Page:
How many times have you heard the claim, Washington slept here? Well, this time, it rings as true as the Liberty Bell! New York City’s Morris-Jumel Mansion has a storied past—one that includes war, courtesans, untimely death and high-profile divorce.

In 1765, British colonel Roger Morris (1717-1994) and his American wife, Mary Philipse (1729-1825), built the 8,500-square-foot manse—now considered the oldest home in America—atop a hill with panoramic views. Morris, a nephew of an English architect and aficionado of the Palladian style, incorporated many of his elements into the home: An impressive portico topped with a pediment—all supported by Tuscan columns on the front of the home—clearly demonstrates the Palladian influence. At the rear of the home is an octagon-shaped morning room. The Morris family lived in the mansion only 10 years until the end of the American Revolution. Their loyalty to the crown took them back to England, which, in turn, left all of their assets in the States to be confiscated.

In 1776, Gen. George Washington used the home as his base after he and his troops lost to General William Howe in the Battle of Long Island. The home then became headquarters for the Hessian commander. It was during this period that future founding fathers and statesmen such as John Adams, Thomas Jefferson, Alexander Hamilton and John Quincy Adams dined or visited this now-historic home.

Fast-forward to 1810: John Jacob Astor, the home’s owner at the time, sold it to Stephen Jumel, a Haitian businessman who was forced to flee his homeland. Jumel purchased the home for his then-mistress and future wife, Eliza.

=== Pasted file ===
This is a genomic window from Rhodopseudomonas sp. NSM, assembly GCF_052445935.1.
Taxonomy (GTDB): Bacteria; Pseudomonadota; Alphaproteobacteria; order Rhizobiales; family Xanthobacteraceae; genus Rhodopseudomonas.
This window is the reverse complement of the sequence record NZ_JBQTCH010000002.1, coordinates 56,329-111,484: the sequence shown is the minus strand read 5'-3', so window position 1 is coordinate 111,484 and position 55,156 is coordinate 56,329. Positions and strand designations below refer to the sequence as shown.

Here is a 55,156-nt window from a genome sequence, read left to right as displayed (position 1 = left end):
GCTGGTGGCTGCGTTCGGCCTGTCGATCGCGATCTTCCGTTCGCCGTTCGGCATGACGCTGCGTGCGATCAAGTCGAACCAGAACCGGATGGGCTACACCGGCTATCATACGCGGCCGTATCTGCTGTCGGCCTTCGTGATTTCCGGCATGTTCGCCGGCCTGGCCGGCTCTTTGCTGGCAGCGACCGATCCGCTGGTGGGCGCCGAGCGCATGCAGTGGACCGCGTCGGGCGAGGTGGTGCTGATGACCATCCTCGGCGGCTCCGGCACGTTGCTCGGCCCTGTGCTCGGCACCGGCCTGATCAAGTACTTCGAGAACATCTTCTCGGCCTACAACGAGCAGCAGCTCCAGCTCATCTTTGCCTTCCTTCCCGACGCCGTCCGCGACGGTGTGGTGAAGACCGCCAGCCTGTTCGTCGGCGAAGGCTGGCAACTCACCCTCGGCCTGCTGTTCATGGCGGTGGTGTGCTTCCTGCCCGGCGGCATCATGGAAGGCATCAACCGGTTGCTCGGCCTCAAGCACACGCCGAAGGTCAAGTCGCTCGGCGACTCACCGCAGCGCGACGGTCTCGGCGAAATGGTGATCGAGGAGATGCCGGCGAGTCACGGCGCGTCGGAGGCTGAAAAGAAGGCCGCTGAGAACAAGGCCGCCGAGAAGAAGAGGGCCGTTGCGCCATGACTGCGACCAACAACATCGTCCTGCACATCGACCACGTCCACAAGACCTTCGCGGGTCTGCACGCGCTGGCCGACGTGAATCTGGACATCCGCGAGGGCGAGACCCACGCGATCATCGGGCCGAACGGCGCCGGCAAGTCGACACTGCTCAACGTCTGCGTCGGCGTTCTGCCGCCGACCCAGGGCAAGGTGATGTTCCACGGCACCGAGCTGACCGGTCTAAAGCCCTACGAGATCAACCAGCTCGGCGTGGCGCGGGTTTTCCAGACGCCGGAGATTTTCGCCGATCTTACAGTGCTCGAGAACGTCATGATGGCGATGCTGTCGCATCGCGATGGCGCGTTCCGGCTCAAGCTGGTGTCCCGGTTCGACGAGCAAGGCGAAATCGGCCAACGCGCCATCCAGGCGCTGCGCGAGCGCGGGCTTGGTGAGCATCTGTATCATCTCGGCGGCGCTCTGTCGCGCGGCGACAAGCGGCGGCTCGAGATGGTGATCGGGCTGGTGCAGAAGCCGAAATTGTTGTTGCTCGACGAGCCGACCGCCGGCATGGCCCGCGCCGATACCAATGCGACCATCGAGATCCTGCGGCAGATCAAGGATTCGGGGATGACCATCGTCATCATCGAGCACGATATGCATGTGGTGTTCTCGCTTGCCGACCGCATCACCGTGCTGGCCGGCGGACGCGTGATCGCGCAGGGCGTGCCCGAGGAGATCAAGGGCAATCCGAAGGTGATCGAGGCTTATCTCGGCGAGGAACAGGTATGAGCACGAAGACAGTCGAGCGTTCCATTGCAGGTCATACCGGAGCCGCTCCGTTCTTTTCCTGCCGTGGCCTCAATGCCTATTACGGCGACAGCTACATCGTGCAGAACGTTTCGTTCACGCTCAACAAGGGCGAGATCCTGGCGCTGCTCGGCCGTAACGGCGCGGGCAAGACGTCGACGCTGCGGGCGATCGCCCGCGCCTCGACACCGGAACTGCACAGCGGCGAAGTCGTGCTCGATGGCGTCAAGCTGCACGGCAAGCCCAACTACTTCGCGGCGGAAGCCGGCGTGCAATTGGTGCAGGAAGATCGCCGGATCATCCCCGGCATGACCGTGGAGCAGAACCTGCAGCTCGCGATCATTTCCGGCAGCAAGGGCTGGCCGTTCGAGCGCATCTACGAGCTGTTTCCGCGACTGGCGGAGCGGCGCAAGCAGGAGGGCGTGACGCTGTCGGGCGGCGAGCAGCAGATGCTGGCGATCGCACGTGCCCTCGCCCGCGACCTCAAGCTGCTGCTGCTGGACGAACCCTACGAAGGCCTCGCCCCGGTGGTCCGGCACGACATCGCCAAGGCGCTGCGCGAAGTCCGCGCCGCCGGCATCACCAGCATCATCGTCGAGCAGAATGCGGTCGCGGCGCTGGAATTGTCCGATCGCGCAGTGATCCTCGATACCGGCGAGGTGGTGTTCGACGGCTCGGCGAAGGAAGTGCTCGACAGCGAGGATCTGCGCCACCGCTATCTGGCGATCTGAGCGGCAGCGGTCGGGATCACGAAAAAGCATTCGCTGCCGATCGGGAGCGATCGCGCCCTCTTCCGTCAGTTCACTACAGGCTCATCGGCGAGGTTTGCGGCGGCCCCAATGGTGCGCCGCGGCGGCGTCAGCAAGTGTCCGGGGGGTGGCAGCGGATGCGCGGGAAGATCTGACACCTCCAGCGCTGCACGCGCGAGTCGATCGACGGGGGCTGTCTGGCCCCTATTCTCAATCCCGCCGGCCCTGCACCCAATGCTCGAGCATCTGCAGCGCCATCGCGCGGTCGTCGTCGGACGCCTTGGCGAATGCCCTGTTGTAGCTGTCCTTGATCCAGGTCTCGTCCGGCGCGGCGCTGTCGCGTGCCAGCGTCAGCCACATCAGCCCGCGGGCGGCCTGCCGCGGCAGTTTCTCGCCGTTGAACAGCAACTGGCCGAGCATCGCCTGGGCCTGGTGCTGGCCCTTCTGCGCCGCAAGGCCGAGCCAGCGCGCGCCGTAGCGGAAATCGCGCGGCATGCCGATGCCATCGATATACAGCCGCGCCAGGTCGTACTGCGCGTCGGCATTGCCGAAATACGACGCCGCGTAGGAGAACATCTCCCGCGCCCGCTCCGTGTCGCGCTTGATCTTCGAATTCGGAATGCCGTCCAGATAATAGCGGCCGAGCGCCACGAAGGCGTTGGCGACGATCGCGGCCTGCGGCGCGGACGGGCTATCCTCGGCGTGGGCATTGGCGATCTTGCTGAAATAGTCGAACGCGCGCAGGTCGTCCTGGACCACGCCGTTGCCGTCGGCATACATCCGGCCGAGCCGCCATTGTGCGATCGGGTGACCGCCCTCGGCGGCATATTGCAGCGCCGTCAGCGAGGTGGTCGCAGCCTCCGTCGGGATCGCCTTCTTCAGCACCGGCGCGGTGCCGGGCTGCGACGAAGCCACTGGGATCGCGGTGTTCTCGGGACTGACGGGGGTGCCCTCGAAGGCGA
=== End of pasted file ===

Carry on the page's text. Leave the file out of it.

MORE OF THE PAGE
Eliza was born Betsey Bowen in 1769—now, there’s a story! She was born to a prostitute on a ship who died in childbirth. Her father, a sailor, then met his demise in the Providence harbor. At age 21, Betsey gave birth out of wedlock to a son, George Washington Bowen, whom she later abandoned.

Betsey moved to the big city with sailor Jacques de la Croix. Having a useful talent, she became one of the most celebrated courtesans of New York. She hit the jackpot when she met Stephen Jumel, which prompted her to reinvented herself as Madame Eliza Jumel. (How she selected the name Eliza, no one knows.)

With funds flowing in from her new husband’s coffee interests, the couple made frequent trips to France and hobnobbed with the social elite. With Napoleon as one of their ‘friends,’ the emperor’s sense of style greatly influenced Eliza as she filled her New York home with furniture, fabrics and accessories in the French-Empire style.

Alas, all good things come to an end. Poor Stephen ‘accidentally’ fell on a pitchfork and died. Some report that Eliza removed the bandages and watched him bleed to death. Who knows?

A wealthy widow always recovers quicker than a poor one. Eliza set her sights on—of all people—former vice president and one-time dueler Aaron Burr (1756-1836). In 1833, she married him in the parlor of the home she shared with Stephen Jumel, just one year his death.

Eliza wanted social standing, Burr needed money, so the union was doomed from the start. Two years later, the marriage ended in divorce—sort of. On the day of Burr’s death, the divorce papers were delivered to Eliza. She remained in the house until her death in 1865.

The last private owners of the home, Gen. and Mrs. Ferdinand Earle, persuaded the City of New York to purchase the home in 1901 for $235,000 for use as a city park. In 1907, under the direction of the Daughters of the American Revolution, the house opened as a not-for-profit museum.

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